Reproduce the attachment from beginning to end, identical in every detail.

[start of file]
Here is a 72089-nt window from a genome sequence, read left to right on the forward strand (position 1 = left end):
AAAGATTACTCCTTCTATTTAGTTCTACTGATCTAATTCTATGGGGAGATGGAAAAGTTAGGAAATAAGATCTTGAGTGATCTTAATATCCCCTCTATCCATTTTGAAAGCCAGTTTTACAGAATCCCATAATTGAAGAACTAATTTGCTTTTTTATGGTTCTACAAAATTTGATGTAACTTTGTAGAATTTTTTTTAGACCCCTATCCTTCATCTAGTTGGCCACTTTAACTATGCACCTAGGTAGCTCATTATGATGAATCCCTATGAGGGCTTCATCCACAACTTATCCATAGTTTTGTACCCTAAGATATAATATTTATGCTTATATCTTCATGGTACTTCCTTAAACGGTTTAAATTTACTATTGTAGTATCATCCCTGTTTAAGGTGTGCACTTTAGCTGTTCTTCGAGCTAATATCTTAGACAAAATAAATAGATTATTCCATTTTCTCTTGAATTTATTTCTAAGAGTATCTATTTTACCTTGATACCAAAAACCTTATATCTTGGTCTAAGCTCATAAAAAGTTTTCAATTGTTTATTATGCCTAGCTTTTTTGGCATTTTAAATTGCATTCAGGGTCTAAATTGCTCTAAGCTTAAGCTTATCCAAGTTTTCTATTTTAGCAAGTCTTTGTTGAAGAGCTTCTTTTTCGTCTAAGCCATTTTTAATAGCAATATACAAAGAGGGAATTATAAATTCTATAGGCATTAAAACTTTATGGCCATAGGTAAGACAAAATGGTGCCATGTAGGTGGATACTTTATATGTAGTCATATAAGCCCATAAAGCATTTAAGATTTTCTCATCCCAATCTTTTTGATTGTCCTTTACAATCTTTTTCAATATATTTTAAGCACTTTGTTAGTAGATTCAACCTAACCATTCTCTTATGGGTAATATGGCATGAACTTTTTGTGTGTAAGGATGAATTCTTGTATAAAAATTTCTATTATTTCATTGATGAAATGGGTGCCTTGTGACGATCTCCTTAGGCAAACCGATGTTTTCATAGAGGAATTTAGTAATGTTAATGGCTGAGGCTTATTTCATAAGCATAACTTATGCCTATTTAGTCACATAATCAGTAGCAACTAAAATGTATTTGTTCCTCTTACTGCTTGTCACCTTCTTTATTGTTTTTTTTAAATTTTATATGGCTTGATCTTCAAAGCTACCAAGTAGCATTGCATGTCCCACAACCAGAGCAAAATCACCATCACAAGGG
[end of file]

Here is a 72089-nt window from a genome sequence, read left to right on the forward strand (position 1 = left end):
AAAGATTACTCCTTCTATTTAGTTCTACTGATCTAATTCTATGGGGAGATGGAAAAGTTAGGAAATAAGATCTTGAGTGATCTTAATATCCCCTCTATCCATTTTGAAAGCCAGTTTTACAGAATCCCATAATTGAAGAACTAATTTGCTTTTTTATGGTTCTACAAAATTTGATGTAACTTTGTAGAATTTTTTTTAGACCCCTATCCTTCATCTAGTTGGCCACTTTAACTATGCACCTAGGTAGCTCATTATGATGAATCCCTATGAGGGCTTCATCCACAACTTATCCATAGTTTTGTACCCTAAGATATAATATTTATGCTTATATCTTCATGGTACTTCCTTAAACGGTTTAAATTTACTATTGTAGTATCATCCCTGTTTAAGGTGTGCACTTTAGCTGTTCTTCGAGCTAATATCTTAGACAAAATAAATAGATTATTCCATTTTCTCTTGAATTTATTTCTAAGAGTATCTATTTTACCTTGATACCAAAAACCTTATATCTTGGTCTAAGCTCATAAAAAGTTTTCAATTGTTTATTATGCCTAGCTTTTTTGGCATTTTAAATTGCATTCAGGGTCTAAATTGCTCTAAGCTTAAGCTTATCCAAGTTTTCTATTTTAGCAAGTCTTTGTTGAAGAGCTTCTTTTTCGTCTAAGCCATTTTTAATAGCAATATACAAAGAGGGAATTATAAATTCTATAGGCATTAAAACTTTATGGCCATAGGTAAGACAAAATGGTGCCATGTAGGTGGATACTTTATATGTAGTCATATAAGCCCATAAAGCATTTAAGATTTTCTCATCCCAATCTTTTTGATTGTCCTTTACAATCTTTTTCAATATATTTTAAGCACTTTGTTAGTAGATTCAACCTAACCATTCTCTTATGGGTAATATGGCATGAACTTTTTGTGTGTAAGGATGAATTCTTGTATAAAAATTTCTATTATTTCATTGATGAAATGGGTGCCTTGTGACGATCTCCTTAGGCAAACCGATGTTTTCATAGAGGAATTTAGTAATGTTAATGGCTGAGGCTTATTTCATAAGCATAACTTATGCCTATTTAGTCACATAATCAGTAGCAACTAAAATGTATTTGTTCCTCTTACTGCTTGTCACCTTCTTTATTGTTTTTTTTAAATTTTATATGGCTTGATCTTCAAAGCTACCAAGTAGCATTGCATGTCCCACAACCAGAGCAAAATCACCATCACAAGGG